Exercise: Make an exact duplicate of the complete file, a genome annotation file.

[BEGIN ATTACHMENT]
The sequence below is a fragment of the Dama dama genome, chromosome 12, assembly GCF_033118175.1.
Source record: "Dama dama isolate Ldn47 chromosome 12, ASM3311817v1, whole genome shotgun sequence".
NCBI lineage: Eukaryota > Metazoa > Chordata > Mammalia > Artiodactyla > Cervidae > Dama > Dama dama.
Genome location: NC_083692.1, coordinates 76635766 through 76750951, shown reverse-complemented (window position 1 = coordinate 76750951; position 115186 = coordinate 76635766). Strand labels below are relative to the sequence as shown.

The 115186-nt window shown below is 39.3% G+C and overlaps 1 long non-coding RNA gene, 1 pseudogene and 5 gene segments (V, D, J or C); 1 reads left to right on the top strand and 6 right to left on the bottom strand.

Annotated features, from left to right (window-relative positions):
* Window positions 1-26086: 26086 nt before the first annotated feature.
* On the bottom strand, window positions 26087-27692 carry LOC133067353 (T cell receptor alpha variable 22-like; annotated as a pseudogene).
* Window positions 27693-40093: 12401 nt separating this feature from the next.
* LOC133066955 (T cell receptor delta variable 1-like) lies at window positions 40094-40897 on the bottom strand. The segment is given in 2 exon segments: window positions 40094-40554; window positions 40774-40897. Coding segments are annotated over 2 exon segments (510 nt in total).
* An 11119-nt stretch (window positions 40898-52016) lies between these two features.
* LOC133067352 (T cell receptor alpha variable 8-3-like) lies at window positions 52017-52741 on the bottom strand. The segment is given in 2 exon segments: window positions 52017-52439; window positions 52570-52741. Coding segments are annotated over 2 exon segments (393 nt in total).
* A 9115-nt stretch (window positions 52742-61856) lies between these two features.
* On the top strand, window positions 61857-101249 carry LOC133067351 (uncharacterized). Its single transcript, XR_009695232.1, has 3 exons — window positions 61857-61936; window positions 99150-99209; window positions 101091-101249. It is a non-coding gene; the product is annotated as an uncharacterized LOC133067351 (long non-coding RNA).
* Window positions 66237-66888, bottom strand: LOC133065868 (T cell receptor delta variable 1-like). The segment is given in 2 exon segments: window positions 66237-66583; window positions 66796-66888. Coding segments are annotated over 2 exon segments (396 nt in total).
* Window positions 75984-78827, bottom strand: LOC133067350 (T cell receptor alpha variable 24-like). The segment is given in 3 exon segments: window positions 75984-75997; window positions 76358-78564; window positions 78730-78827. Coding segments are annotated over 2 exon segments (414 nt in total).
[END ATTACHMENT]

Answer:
The sequence below is a fragment of the Dama dama genome, chromosome 12, assembly GCF_033118175.1.
Source record: "Dama dama isolate Ldn47 chromosome 12, ASM3311817v1, whole genome shotgun sequence".
NCBI lineage: Eukaryota > Metazoa > Chordata > Mammalia > Artiodactyla > Cervidae > Dama > Dama dama.
Genome location: NC_083692.1, coordinates 76635766 through 76750951, shown reverse-complemented (window position 1 = coordinate 76750951; position 115186 = coordinate 76635766). Strand labels below are relative to the sequence as shown.

The 115186-nt window shown below is 39.3% G+C and overlaps 1 long non-coding RNA gene, 1 pseudogene and 5 gene segments (V, D, J or C); 1 reads left to right on the top strand and 6 right to left on the bottom strand.

Annotated features, from left to right (window-relative positions):
* Window positions 1-26086: 26086 nt before the first annotated feature.
* On the bottom strand, window positions 26087-27692 carry LOC133067353 (T cell receptor alpha variable 22-like; annotated as a pseudogene).
* Window positions 27693-40093: 12401 nt separating this feature from the next.
* LOC133066955 (T cell receptor delta variable 1-like) lies at window positions 40094-40897 on the bottom strand. The segment is given in 2 exon segments: window positions 40094-40554; window positions 40774-40897. Coding segments are annotated over 2 exon segments (510 nt in total).
* An 11119-nt stretch (window positions 40898-52016) lies between these two features.
* LOC133067352 (T cell receptor alpha variable 8-3-like) lies at window positions 52017-52741 on the bottom strand. The segment is given in 2 exon segments: window positions 52017-52439; window positions 52570-52741. Coding segments are annotated over 2 exon segments (393 nt in total).
* A 9115-nt stretch (window positions 52742-61856) lies between these two features.
* On the top strand, window positions 61857-101249 carry LOC133067351 (uncharacterized). Its single transcript, XR_009695232.1, has 3 exons — window positions 61857-61936; window positions 99150-99209; window positions 101091-101249. It is a non-coding gene; the product is annotated as an uncharacterized LOC133067351 (long non-coding RNA).
* Window positions 66237-66888, bottom strand: LOC133065868 (T cell receptor delta variable 1-like). The segment is given in 2 exon segments: window positions 66237-66583; window positions 66796-66888. Coding segments are annotated over 2 exon segments (396 nt in total).
* Window positions 75984-78827, bottom strand: LOC133067350 (T cell receptor alpha variable 24-like). The segment is given in 3 exon segments: window positions 75984-75997; window positions 76358-78564; window positions 78730-78827. Coding segments are annotated over 2 exon segments (414 nt in total).